- SEE ALSO
Jifty::DateTime - a DateTime subclass that knows about Jifty users
use Jifty::DateTime; # Get the current date and time my $dt = Jifty::DateTime->now; # Print out the pretty date (i.e., today, tomorrow, yesterday, or 2007-09-11) Jifty->web->out( $dt->friendly_date ); # Better date parsing my $dt_from_human = Jifty::DateTime->new_from_string("next Saturday");
Jifty natively stores timestamps in the database in GMT. Dates are stored without timezone. This class loads and parses dates and sets them into the proper timezone.
To use this DateTime class to it's fullest ability, you'll need to add a
time_zone method to your application's user object class. This is the class returned by "user_object" in Jifty::CurrentUser. It must return a value valid for using as an argument to DateTime's
See "new" in DateTime. If we get what appears to be a date, then we keep this in the floating datetime. Otherwise, set this object's timezone to the current user's time zone, if the current user's user object has a method called
See "now" in DateTime. If a time_zone argument is passed in, then this wrapper is effectively a no-op.
OTHERWISE this will always set this object's timezone to the current user's timezone. Without this, DateTime's
now will set the timezone to UTC always (by passing
time_zone => 'UTC' to
Jifty::DateTime::new. We want Jifty::DateTime to always reflect the current user's timezone (unless otherwise requested, of course).
When setting the current user, update the timezone appropriately.
undef current user is passed, this method will find the correct current user and set the time zone.
Return timezone if the current user has one. This is determined by checking to see if the current user has a user object. If it has a user object, then it checks to see if that user object has a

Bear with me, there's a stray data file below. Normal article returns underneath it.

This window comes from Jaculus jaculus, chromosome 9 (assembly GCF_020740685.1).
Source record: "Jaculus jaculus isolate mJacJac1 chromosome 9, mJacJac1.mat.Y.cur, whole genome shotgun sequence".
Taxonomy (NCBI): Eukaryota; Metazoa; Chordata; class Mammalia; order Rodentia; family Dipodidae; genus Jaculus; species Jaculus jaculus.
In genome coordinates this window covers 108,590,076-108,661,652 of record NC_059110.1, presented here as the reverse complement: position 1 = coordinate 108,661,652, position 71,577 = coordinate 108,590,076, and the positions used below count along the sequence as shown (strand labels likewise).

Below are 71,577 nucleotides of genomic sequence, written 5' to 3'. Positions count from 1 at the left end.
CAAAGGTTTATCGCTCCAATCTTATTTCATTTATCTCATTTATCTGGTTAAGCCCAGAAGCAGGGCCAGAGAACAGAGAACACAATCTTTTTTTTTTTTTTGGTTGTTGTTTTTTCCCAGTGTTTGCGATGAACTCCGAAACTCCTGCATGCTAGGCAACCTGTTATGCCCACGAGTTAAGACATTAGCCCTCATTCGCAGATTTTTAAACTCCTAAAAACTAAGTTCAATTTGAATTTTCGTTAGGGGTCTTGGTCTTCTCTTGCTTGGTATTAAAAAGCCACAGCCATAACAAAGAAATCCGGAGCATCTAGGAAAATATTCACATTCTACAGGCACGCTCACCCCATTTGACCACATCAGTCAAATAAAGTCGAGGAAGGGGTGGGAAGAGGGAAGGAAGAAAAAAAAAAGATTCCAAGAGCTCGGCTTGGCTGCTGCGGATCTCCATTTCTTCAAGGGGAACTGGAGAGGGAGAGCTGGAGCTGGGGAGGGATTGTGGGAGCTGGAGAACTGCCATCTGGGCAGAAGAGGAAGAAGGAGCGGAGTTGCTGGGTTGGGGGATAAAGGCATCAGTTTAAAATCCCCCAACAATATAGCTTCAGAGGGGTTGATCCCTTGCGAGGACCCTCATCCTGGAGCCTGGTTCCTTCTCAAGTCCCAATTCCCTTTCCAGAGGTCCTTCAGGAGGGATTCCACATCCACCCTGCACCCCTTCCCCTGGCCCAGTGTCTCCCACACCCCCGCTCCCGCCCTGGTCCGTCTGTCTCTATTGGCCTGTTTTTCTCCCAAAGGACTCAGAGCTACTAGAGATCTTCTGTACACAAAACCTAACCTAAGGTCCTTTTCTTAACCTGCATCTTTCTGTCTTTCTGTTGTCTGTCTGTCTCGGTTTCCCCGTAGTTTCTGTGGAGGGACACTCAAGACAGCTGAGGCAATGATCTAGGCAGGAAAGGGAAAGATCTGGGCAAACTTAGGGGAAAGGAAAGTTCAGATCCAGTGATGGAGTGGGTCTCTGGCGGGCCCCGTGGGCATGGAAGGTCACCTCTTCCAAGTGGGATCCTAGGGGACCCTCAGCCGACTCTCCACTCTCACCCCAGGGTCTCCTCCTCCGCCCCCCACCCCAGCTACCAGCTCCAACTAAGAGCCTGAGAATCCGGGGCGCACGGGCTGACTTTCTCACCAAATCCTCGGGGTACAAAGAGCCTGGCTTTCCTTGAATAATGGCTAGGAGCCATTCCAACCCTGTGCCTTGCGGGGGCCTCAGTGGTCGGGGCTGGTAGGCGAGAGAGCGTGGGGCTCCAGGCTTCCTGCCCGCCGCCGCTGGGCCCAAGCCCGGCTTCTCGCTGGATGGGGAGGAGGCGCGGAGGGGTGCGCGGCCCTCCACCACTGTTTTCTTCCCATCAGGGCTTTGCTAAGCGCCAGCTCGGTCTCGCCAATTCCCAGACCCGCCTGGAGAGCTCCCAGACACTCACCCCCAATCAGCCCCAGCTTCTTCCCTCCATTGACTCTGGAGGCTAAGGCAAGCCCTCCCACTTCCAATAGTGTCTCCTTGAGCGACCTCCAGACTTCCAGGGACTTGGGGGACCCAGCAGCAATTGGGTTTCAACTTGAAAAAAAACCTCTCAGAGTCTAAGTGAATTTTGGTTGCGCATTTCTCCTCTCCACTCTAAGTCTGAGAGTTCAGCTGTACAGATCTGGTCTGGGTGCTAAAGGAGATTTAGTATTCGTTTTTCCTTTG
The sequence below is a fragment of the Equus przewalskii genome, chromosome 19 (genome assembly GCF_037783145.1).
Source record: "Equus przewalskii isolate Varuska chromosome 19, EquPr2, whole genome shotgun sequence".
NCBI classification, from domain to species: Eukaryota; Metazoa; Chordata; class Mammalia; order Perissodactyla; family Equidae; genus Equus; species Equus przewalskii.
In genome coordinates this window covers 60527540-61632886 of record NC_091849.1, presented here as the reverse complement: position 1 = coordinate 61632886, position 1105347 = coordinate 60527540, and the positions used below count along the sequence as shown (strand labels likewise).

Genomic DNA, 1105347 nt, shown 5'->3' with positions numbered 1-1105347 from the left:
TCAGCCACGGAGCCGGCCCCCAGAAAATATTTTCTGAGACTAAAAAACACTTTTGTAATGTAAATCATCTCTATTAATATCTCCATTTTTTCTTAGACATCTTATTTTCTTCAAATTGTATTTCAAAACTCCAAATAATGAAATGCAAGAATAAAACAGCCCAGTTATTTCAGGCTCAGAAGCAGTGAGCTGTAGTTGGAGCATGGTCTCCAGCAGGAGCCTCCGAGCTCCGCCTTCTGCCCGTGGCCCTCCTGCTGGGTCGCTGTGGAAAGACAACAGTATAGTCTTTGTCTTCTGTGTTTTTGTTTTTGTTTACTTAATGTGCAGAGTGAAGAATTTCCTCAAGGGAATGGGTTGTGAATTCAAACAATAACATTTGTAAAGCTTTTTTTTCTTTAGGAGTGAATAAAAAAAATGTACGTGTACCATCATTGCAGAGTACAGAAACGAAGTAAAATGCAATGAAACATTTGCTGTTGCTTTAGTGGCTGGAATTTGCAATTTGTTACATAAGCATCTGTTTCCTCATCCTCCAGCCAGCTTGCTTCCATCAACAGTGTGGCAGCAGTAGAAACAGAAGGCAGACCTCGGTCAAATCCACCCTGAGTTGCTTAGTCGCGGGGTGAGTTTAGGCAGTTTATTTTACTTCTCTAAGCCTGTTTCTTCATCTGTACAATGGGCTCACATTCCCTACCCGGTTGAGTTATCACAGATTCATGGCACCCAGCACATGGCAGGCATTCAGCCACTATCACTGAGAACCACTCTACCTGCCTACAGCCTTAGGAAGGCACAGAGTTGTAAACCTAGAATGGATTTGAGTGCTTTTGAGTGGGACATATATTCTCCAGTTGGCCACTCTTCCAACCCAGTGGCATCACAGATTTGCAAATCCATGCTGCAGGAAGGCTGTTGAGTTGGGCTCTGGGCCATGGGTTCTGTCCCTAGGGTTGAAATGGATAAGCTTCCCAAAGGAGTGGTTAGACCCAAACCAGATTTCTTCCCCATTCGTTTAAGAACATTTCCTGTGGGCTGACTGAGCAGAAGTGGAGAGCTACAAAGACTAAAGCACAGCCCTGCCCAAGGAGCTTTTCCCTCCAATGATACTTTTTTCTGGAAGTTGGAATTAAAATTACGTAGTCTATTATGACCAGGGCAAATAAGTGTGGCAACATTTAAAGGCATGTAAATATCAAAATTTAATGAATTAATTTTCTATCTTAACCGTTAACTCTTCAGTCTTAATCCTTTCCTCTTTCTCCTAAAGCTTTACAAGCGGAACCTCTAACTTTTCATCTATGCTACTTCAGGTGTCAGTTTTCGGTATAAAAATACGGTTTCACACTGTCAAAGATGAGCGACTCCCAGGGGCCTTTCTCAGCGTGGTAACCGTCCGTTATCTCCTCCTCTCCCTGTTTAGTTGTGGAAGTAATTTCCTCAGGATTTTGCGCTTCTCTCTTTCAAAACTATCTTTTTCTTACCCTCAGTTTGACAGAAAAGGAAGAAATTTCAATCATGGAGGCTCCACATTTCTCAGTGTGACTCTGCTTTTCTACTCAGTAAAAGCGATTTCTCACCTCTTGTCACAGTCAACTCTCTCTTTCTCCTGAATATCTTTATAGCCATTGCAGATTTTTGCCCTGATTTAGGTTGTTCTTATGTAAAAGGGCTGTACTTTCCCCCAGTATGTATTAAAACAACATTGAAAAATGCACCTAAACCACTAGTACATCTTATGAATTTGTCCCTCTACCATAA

time_zone method and uses that to determine the value.
Set this Jifty::DateTime's timezone to the current user's timezone. If that's not available, then use the passed in DEFAULT_TZ (or GMT if not passed in). Returns the Jifty::DateTime object itself.
If your subclass changes this method, please override
set_current_user_time_zone, since the latter is merely an alias for the former.
Take some user defined string like "tomorrow" and turn it into a
Jifty::Datetime object. If a
time_zone argument is passed in, that is used for the input time zone.
If the string appears to be a _date_, the output time zone will be floating. Otherwise, the output time zone will be the current user's time zone.
Returns the date given by this
Jifty::DateTime object. It will display "today" for today, "tomorrow" for tomorrow, or "yesterday" for yesterday. Any other date will be displayed in
We currently shift by "24 hours" to detect yesterday and tomorrow, rather than "1 day" because of daylight saving issues. "1 day" can result in invalid local time errors.
Returns whether or not this
Jifty::DateTime object represents a date (without a specific time). Dates in Jifty are in the floating time zone and are set to midnight.
Returns the offset for a time zone. If there is no current user, or the current user's time zone is unset, then UTC will be used.
The optional datetime argument lets you calculate an offset for some time other than "right now".
This returns a DateTime (or string) consistent with Jifty's date format.
There are other ways to do some of these things and some of the decisions here may seem arbitrary, particularly if you read the code. They are.
These things are valuable to applications built by Best Practical Solutions, so it's here. If you disagree with the policy or need to do it differently, then you probably need to implement something yourself using a DateTime::Format::* class or your own code.
Parts may be cleaned up and the API cleared up a bit more in the future.
Jifty is Copyright 2005-2010 Best Practical Solutions, LLC. Jifty is distributed under the same terms as Perl itself.